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    Preliminary Reporting Guidelines for Experience Papers

    13th International Conference on Evaluation and Assessment in Software Engineering (EASE)

    Durham University, UK, 20 - 21 April 2009


    David Budgen, Cheng Zhang


    Context: When undertaking a systematic literature review or a mapping study software engineering, it is likely that only a small set of experimental studies will be available. In conducting a mapping study on the theme of software design patterns, we found only 11 papers describing experiments that studied the use of patterns.

    Objectives: To investigate whether we could obtain further evidence by examining the experiences offered in papers that were essentially observational in nature. To use this experience to suggest how such studies can best be reported.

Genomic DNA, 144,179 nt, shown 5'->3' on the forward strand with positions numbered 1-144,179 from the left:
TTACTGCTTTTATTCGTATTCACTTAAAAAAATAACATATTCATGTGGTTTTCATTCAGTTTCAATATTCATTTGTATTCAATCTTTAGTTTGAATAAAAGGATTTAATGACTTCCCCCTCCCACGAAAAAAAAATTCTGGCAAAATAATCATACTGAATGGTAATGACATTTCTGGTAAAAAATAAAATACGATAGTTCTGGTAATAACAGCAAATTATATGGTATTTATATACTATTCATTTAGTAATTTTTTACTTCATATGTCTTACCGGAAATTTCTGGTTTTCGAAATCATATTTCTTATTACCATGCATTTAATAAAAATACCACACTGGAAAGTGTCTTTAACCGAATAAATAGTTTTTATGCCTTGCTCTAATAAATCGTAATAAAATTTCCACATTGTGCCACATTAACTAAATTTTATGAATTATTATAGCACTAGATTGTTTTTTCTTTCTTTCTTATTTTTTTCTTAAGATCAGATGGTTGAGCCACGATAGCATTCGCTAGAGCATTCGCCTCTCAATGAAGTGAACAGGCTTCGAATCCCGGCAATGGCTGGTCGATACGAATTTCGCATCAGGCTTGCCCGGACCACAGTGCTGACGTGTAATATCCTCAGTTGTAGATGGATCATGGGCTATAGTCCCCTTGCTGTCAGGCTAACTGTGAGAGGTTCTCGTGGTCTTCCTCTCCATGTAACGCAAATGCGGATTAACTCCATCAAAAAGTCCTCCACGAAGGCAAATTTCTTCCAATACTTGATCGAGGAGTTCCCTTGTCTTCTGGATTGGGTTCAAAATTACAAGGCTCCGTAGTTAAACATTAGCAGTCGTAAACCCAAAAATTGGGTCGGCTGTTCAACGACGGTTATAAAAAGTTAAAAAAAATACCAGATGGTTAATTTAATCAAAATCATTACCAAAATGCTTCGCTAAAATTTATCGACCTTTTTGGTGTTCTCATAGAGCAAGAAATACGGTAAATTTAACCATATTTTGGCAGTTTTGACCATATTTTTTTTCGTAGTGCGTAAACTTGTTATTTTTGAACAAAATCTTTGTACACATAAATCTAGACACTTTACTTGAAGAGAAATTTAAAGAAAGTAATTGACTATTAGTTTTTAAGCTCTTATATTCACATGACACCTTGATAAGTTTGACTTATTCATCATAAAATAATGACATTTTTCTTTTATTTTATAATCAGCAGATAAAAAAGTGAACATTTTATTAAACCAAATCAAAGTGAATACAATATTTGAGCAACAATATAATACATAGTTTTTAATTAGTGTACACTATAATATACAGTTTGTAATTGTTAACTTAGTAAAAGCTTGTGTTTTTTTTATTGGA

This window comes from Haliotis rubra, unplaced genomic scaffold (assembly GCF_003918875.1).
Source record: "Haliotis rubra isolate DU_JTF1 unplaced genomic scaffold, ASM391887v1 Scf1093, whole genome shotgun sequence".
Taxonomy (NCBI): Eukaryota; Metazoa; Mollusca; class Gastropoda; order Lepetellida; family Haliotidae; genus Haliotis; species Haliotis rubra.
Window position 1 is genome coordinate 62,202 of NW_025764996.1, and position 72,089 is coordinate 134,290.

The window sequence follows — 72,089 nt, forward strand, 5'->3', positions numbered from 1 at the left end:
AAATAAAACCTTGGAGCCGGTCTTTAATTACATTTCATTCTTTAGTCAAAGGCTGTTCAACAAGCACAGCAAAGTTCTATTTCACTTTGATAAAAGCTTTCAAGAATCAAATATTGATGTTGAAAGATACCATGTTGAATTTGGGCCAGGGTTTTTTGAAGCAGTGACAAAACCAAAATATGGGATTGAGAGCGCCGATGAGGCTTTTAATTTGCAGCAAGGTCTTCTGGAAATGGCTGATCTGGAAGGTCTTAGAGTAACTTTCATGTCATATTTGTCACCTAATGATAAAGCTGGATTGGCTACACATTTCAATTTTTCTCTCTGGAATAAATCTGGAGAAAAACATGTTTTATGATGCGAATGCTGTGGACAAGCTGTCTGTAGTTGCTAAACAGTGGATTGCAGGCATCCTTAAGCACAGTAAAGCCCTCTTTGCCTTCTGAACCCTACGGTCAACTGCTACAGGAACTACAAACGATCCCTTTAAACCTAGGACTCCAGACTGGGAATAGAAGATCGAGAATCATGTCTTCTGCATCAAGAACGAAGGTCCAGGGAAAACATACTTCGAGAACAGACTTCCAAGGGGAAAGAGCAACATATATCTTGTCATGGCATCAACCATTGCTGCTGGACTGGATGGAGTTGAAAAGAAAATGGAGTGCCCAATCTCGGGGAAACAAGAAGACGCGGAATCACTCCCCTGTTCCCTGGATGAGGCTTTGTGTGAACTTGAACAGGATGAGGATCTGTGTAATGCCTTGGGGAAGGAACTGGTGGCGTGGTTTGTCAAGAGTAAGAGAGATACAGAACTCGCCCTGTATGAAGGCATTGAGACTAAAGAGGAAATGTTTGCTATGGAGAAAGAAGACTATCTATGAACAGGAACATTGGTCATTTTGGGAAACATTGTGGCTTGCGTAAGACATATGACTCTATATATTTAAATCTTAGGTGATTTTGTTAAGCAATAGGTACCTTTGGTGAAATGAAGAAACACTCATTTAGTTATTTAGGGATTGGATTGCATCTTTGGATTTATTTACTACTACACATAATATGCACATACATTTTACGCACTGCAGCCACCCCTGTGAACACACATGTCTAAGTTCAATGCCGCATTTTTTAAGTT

Method: We identified suitable studies from those identified in our systematic search and undertook data extraction from them. We then analysed those that were of most use, to identify what characteristics made their reporting useful.

    Results: We found 18 experience papers, but after analysis, this set was reduced to four. Only one of these provided a clear link between practical experiences and the lessons they reported. Our preliminary reporting guidelines are based upon both good and poor papers, as well as the guidelines proposed for other forms of empirical study.

    Conclusions: We draw upon our experiences of data extraction, and of the one good example to suggest reporting guidelines for experience papers.


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